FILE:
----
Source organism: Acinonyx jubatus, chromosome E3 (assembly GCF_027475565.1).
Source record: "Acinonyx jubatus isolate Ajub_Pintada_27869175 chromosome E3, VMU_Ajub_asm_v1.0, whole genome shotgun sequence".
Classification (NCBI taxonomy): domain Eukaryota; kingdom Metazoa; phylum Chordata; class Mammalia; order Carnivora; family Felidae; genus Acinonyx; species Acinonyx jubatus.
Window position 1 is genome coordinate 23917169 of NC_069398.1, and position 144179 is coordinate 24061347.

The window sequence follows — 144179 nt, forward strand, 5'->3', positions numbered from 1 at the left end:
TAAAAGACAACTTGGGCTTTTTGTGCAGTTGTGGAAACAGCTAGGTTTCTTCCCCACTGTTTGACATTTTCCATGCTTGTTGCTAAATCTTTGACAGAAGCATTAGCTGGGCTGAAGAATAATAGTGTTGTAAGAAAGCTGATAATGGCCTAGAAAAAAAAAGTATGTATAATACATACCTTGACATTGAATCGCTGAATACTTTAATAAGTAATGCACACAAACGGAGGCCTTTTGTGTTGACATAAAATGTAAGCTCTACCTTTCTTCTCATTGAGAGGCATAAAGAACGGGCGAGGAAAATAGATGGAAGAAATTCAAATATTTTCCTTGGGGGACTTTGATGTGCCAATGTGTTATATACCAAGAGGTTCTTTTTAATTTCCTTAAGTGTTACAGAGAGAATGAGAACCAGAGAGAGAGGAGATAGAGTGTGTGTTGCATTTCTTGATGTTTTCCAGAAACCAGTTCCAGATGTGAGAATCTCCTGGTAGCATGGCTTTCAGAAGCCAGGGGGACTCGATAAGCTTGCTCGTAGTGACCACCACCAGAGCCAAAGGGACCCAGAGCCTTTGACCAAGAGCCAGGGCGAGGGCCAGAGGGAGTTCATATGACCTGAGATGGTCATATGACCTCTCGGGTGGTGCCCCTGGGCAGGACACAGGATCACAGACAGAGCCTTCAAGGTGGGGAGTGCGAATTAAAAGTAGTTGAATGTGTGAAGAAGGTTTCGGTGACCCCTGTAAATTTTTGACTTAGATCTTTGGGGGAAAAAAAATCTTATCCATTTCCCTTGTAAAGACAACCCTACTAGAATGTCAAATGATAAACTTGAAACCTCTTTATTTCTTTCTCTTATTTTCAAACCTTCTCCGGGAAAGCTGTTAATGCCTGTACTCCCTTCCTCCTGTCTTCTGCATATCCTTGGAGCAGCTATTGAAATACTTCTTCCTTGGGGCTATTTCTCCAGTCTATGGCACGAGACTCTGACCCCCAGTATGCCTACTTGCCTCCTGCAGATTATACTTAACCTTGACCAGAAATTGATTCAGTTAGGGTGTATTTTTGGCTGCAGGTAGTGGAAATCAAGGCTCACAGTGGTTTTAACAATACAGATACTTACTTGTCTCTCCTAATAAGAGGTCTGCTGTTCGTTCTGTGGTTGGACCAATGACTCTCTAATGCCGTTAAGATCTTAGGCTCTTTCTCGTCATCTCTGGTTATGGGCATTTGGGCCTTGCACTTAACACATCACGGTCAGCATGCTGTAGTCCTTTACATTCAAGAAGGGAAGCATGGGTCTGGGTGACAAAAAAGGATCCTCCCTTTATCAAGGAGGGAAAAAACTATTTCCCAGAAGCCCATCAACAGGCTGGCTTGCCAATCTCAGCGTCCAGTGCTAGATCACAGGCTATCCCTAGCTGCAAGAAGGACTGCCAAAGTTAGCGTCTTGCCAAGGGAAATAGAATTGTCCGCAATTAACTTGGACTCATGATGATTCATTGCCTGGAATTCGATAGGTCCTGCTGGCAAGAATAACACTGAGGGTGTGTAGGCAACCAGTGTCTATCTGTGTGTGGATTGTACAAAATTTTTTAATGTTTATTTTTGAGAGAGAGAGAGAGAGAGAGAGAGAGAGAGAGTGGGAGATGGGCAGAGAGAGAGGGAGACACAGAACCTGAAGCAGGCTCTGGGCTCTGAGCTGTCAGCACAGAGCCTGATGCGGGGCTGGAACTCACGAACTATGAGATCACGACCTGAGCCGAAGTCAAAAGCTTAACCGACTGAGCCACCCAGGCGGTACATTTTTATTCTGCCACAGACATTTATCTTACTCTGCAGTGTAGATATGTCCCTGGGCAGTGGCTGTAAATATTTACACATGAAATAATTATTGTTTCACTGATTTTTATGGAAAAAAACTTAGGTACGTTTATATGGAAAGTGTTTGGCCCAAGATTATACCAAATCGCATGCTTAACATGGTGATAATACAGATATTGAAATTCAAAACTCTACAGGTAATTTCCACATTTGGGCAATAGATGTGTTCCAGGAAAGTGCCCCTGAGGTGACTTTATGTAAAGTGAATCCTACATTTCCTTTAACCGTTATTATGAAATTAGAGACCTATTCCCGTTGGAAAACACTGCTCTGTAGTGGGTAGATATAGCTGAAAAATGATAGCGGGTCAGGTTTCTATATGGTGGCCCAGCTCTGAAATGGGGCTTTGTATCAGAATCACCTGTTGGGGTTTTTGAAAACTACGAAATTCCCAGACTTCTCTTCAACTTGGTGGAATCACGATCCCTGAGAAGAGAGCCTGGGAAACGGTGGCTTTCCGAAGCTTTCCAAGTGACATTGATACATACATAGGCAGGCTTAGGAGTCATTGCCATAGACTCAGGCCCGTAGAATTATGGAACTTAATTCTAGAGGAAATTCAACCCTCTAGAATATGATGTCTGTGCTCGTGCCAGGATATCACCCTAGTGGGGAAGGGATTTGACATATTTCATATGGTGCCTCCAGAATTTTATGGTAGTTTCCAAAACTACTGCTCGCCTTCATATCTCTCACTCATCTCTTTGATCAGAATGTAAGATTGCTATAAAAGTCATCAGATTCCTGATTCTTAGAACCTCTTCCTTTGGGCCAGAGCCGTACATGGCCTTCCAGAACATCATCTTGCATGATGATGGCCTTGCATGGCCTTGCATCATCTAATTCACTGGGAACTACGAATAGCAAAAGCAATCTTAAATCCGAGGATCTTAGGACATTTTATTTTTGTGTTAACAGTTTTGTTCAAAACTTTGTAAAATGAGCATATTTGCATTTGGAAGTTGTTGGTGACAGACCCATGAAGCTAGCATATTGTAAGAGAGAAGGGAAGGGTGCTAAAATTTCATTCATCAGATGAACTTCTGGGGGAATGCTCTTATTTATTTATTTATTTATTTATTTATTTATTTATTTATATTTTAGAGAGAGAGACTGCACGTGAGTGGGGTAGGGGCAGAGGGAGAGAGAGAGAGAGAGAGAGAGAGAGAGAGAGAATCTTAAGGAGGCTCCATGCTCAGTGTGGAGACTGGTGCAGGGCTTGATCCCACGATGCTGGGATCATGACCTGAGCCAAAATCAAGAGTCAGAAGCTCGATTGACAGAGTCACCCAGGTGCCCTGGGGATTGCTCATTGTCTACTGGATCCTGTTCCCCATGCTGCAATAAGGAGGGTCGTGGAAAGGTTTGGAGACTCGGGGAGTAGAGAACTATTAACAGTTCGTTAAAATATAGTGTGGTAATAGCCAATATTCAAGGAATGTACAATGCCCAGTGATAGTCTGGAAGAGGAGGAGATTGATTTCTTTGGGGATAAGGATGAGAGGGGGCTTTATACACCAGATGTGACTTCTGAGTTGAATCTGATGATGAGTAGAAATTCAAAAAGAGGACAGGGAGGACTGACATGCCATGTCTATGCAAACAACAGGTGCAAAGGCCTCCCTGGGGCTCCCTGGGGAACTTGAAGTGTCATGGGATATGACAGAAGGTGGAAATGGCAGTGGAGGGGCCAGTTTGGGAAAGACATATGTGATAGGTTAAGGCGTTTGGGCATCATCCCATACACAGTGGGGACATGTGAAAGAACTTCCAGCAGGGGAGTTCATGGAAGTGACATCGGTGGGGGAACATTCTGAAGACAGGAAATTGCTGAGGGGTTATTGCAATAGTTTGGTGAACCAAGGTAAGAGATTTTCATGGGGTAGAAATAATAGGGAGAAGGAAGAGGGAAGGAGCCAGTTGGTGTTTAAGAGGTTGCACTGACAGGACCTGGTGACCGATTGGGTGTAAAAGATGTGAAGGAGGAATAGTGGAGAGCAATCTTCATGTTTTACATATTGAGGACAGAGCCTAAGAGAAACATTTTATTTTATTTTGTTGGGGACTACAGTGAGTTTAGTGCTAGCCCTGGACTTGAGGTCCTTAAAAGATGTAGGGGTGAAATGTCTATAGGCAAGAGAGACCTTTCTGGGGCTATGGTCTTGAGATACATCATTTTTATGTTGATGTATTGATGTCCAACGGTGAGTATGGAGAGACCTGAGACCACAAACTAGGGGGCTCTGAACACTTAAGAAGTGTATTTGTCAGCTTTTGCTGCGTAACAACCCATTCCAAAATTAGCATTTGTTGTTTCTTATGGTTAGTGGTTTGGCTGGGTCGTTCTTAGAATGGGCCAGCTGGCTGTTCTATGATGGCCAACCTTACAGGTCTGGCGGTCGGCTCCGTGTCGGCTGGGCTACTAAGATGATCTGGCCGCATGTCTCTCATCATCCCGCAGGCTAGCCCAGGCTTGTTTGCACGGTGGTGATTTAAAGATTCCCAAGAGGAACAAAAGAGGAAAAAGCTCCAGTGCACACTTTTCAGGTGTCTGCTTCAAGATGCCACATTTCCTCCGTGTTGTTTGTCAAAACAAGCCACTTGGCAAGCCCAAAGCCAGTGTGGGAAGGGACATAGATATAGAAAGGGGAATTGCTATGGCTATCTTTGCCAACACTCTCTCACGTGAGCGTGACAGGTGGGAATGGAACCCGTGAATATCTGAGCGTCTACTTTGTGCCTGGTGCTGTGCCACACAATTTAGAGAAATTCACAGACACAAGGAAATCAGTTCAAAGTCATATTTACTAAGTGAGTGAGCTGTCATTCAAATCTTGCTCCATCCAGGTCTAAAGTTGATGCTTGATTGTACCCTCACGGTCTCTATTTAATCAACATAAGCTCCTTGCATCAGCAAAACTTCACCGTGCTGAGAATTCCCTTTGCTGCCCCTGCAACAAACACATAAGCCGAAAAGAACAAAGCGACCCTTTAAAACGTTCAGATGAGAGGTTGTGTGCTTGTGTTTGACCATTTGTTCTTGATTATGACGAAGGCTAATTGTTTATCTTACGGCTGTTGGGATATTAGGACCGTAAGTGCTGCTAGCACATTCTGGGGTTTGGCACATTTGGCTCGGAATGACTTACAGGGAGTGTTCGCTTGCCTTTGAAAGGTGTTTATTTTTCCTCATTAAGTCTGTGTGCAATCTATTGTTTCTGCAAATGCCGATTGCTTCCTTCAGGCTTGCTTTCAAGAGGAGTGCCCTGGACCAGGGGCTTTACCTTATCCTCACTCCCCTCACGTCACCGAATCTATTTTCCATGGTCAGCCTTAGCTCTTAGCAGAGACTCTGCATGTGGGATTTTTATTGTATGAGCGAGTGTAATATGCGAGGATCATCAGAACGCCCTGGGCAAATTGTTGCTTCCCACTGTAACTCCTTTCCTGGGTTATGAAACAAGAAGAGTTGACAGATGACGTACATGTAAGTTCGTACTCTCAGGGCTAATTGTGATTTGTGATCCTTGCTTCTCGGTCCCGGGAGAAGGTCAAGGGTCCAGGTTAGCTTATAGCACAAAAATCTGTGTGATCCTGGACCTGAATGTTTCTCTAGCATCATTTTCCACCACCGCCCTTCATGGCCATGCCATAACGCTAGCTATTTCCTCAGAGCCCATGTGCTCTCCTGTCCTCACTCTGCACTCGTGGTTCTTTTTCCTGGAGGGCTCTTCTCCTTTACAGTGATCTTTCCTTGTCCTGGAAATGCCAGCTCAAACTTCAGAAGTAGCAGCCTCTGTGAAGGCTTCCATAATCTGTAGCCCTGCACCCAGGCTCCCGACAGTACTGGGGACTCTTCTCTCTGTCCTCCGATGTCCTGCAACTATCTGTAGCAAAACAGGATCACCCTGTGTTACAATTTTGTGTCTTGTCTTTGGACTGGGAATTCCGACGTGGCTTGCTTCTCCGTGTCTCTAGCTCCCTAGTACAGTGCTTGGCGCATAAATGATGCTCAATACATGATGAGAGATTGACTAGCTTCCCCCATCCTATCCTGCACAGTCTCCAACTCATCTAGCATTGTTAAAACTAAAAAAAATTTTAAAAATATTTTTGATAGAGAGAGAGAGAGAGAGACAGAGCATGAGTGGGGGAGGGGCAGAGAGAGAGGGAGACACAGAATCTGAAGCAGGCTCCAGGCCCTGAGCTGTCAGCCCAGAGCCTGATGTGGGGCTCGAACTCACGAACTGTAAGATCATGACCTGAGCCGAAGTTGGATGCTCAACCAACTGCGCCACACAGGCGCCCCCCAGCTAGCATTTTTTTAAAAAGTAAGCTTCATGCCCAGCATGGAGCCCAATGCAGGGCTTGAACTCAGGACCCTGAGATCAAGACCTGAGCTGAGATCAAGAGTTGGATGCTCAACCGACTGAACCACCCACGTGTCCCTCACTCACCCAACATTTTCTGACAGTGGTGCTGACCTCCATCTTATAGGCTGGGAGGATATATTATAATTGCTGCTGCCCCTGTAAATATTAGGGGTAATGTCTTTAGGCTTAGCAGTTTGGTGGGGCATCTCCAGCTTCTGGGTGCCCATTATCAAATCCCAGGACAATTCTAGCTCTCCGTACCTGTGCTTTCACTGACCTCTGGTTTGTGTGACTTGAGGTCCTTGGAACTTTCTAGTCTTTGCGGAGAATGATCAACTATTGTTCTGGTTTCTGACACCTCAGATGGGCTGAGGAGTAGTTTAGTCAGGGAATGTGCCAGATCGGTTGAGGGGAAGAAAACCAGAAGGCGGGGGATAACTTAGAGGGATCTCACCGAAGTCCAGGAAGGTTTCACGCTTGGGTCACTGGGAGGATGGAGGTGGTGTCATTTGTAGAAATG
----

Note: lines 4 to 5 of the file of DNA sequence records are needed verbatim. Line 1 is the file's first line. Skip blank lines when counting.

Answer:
Window position 1 is genome coordinate 23917169 of NC_069398.1, and position 144179 is coordinate 24061347.

The window sequence follows — 144179 nt, forward strand, 5'->3', positions numbered from 1 at the left end: